In the first and second parts of this three-part series, we looked at how organizations can effectively resolve incidents and the role of each person involved in the resolution process. In this final piece, we’ll look at what organizations must do post-incident to better understand what went wrong and learn from their response.
At the time of occurrence, an outage is every IT practitioner’s worst nightmare. However, after the dust settles, each incident presents an opportunity to learn as a team, make an impact on your processes and improve your product. This means that even after you’ve found a resolution, your work isn’t quite done.
Enter the Incident Post-Mortem
Once you’ve successfully fixed a major issue and the chaos of the firefight is winding down, it’s time to conduct an incident post-mortem with your team to investigate the problem and figure out what went wrong. Without a post-mortem, you fail to recognize what you’re doing right, where you could improve and, most importantly, how to avoid making the same mistakes in the future.
Here are my three tried and true steps for a successful post-mortem process:
Designate a Post-Mortem Owner
To kick off the post-mortem, the incident commander should assign an owner at the very end of an incident. This owner is responsible for scheduling the post-mortem meeting, which should take place within five business days of an incident. Owners are also responsible for populating the post-mortem document, investigating the incident, pulling in other people to assist and facilitating the post-mortem meeting. In cases where a public blog post is required, the owner will also be responsible for creating the content and putting it through necessary internal review cycles.
Populate the Post-Mortem Document and Conduct Analysis
Once an owner has been designated, the team should get to work updating the post-mortem document with available information, including the timeline of status changes and key actions taken by incident responders. Every participant in the incident response should be included in this page, so be sure to go back through all communication and add relevant parties. After you’ve updated the page with the full timeline of actions, you will need to build out details for each event. For each item in the timeline, identify a metric or a third-party page where the data came from. This could be anything from a link to a Datadog graph or Splunk search to a relevant Tweet, as long as it shows the data point you’re trying to illustrate.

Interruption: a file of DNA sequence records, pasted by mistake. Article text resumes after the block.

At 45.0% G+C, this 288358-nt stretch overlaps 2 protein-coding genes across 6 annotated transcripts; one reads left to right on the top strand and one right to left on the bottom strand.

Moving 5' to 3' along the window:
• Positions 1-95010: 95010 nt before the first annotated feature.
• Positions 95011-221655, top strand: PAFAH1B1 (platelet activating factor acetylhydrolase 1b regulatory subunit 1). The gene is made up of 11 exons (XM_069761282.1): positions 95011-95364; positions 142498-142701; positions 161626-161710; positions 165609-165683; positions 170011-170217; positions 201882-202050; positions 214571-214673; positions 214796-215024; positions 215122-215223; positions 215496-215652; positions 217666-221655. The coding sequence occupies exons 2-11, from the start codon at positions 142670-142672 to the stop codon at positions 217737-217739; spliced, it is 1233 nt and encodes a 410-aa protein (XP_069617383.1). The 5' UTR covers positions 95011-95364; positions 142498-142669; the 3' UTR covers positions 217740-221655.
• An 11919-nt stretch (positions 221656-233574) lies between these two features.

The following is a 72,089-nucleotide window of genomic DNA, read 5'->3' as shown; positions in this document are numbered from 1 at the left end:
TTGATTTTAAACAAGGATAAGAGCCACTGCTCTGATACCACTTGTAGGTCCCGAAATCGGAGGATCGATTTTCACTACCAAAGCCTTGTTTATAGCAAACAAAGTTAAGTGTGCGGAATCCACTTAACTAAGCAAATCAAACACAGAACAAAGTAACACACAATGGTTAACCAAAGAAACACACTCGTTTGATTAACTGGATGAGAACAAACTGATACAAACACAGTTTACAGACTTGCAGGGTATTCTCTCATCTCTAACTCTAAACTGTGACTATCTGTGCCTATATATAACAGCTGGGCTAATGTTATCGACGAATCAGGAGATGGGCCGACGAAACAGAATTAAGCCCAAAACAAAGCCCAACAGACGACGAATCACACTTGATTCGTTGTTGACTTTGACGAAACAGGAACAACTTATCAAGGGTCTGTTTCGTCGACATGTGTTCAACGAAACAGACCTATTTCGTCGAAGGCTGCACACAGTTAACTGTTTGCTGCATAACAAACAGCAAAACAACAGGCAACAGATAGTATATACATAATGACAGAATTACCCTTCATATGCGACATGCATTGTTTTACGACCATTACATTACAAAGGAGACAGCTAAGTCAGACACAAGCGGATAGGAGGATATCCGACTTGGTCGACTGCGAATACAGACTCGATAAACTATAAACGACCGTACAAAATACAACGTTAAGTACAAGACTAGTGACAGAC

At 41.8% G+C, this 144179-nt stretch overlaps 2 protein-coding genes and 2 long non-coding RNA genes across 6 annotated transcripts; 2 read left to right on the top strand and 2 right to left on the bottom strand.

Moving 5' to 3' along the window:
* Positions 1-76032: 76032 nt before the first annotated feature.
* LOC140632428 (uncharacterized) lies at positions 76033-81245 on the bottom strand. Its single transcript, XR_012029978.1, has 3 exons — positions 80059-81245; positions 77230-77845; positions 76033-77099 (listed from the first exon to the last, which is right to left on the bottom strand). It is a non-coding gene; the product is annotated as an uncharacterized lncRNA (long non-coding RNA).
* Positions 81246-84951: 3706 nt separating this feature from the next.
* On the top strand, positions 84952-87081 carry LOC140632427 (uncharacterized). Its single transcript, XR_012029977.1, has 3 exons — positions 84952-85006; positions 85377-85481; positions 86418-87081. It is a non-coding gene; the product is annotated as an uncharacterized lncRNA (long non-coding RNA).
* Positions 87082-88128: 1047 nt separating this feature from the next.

With the timeline in place, you can begin analyzing the incident. Capture all available data about what happened, what caused the issue, how many customers were affected, what impact they experienced, etc., to determine the underlying cause of the incident. This information should be detailed, as it will dictate follow-up action tickets your team will use to prevent recurrence of the incident and improve the incident response process. It also will be examined during the post-mortem meeting, so the more context you can include in your analysis, the better.
In the case of severe incidents where external communication is required, this is also the time when the post-mortem owner and team should develop customer communications. Pro tip: Avoid using the word “outage” if possible in this communication. Many people see the word outage and assume that your entire system was down, when in reality that was likely not the case. Be precise here, as it is important for both internal learning and sharing within the larger IT community.
Here is a general template for what to include on the post-mortem page:
- What Happened
- Root Cause (or Contributing Factors)
- Responders Involved
- How’d We Do?
- Action Items
- Communication (Internal and External)
- Hold a Post-Mortem Debrief Meeting
The final step in the process, the incident post-mortem meeting, should include the incident commander, service owners, key engineers/responders and the customer liaison (for severe incidents). Use your post-mortem document as an agenda to help things run smoothly. The discussion should center around what happened, what the team could have done better and any followup actions that need to be taken. Any disagreements about the facts, analysis or recommended actions should be cleared up during this time, and everyone should walk away from the meeting with a better sense of problems impacting your service’s reliability and having learned more about the service involved.
The No. 1 rule of running an incident post-mortem is to keep it blameless. The goal of the debriefing process is not to point fingers, but to learn what happened and how you can improve as a team.
Don’t make the mistake of neglecting the post-mortem process after a major incident. A well-designed, blameless post-mortem empowers your team to continuously learn and offers a way to iteratively improve your infrastructure and incident response process. Not only does this help your team, but it also helps create amazing software and services.